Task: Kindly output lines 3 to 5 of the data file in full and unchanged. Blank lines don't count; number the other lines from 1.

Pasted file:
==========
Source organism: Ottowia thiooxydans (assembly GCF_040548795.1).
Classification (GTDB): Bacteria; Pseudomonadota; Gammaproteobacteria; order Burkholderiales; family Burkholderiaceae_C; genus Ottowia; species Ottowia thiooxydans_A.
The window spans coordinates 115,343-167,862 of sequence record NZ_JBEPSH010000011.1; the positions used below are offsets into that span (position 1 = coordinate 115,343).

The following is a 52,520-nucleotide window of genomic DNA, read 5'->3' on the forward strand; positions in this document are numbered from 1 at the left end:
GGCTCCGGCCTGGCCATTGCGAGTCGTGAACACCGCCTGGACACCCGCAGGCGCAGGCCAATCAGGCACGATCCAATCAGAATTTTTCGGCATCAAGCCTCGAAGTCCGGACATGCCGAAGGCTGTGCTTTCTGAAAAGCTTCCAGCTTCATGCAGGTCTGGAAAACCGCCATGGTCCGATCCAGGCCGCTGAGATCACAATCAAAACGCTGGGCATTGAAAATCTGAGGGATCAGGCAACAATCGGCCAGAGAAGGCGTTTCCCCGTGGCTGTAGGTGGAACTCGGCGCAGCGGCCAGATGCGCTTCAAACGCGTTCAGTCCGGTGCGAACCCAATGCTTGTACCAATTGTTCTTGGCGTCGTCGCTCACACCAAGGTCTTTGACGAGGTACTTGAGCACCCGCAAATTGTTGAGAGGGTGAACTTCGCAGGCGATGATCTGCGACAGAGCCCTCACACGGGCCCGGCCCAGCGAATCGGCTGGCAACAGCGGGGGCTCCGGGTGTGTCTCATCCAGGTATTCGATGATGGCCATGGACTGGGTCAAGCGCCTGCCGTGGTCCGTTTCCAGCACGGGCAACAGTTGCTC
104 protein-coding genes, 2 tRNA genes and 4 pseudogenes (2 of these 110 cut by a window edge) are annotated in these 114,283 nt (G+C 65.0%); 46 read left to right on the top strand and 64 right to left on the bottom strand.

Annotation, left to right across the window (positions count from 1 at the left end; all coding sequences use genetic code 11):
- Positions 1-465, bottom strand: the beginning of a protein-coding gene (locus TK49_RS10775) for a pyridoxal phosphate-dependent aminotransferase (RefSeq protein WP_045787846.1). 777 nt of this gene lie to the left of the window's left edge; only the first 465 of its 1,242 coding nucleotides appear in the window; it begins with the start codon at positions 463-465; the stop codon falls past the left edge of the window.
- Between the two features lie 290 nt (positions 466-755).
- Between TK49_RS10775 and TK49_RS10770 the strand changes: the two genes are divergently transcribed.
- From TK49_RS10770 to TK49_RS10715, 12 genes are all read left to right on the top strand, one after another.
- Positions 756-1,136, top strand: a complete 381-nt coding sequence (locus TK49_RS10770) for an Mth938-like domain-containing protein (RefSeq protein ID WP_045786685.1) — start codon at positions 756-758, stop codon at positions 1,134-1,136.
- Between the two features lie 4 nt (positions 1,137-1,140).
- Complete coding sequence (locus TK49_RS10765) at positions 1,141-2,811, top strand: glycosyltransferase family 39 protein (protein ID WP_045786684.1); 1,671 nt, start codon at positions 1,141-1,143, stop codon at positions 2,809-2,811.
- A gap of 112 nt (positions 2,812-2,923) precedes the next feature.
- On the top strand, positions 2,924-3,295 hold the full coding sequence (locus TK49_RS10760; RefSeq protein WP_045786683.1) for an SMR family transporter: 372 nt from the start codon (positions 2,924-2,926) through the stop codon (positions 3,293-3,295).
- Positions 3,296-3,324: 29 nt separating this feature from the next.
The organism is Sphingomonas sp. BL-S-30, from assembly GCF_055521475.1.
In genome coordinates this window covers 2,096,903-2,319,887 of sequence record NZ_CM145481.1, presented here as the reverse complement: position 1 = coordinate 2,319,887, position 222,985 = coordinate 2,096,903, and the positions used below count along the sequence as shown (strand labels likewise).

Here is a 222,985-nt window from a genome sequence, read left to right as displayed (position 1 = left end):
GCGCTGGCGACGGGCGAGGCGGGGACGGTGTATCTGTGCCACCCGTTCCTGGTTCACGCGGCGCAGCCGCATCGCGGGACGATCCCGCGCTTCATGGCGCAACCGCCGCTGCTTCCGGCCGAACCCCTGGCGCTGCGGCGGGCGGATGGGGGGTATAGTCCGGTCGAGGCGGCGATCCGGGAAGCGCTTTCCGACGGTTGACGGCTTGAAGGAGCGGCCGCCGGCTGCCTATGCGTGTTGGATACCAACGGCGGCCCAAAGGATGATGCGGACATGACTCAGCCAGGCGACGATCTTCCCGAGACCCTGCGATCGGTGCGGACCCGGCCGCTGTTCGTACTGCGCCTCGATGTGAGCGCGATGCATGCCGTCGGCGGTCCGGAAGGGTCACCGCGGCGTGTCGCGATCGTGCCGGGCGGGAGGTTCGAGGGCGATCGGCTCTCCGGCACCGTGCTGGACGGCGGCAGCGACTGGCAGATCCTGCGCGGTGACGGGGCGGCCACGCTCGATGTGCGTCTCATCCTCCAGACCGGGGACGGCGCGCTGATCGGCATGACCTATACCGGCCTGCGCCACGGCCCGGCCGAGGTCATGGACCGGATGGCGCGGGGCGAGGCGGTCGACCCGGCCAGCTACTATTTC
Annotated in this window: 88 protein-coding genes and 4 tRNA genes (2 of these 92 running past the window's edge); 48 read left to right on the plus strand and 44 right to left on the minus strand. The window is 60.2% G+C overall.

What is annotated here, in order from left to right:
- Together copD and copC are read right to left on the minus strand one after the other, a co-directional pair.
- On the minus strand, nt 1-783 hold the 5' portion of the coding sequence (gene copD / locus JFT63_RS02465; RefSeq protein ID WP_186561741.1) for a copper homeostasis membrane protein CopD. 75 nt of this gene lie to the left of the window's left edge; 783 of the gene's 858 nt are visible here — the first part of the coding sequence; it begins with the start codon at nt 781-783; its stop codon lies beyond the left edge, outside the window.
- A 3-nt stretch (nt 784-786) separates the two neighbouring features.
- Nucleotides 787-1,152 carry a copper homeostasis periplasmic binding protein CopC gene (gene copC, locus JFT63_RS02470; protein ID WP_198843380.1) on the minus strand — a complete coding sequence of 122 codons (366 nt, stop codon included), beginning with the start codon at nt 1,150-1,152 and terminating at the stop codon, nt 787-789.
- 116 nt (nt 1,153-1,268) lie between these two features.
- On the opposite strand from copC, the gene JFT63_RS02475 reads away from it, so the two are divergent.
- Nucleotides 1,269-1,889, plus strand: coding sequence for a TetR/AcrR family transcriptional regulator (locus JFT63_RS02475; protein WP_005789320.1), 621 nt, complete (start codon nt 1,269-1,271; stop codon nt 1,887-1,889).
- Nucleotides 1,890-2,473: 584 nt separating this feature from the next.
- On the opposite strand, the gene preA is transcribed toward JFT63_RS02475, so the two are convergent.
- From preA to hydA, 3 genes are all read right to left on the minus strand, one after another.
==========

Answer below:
The window spans coordinates 115,343-167,862 of sequence record NZ_JBEPSH010000011.1; the positions used below are offsets into that span (position 1 = coordinate 115,343).

The following is a 52,520-nucleotide window of genomic DNA, read 5'->3' on the forward strand; positions in this document are numbered from 1 at the left end:
GGCTCCGGCCTGGCCATTGCGAGTCGTGAACACCGCCTGGACACCCGCAGGCGCAGGCCAATCAGGCACGATCCAATCAGAATTTTTCGGCATCAAGCCTCGAAGTCCGGACATGCCGAAGGCTGTGCTTTCTGAAAAGCTTCCAGCTTCATGCAGGTCTGGAAAACCGCCATGGTCCGATCCAGGCCGCTGAGATCACAATCAAAACGCTGGGCATTGAAAATCTGAGGGATCAGGCAACAATCGGCCAGAGAAGGCGTTTCCCCGTGGCTGTAGGTGGAACTCGGCGCAGCGGCCAGATGCGCTTCAAACGCGTTCAGTCCGGTGCGAACCCAATGCTTGTACCAATTGTTCTTGGCGTCGTCGCTCACACCAAGGTCTTTGACGAGGTACTTGAGCACCCGCAAATTGTTGAGAGGGTGAACTTCGCAGGCGATGATCTGCGACAGAGCCCTCACACGGGCCCGGCCCAGCGAATCGGCTGGCAACAGCGGGGGCTCCGGGTGTGTCTCATCCAGGTATTCGATGATGGCCATGGACTGGGTCAAGCGCCTGCCGTGGTCCGTTTCCAGCACGGGCAACAGTTGCTC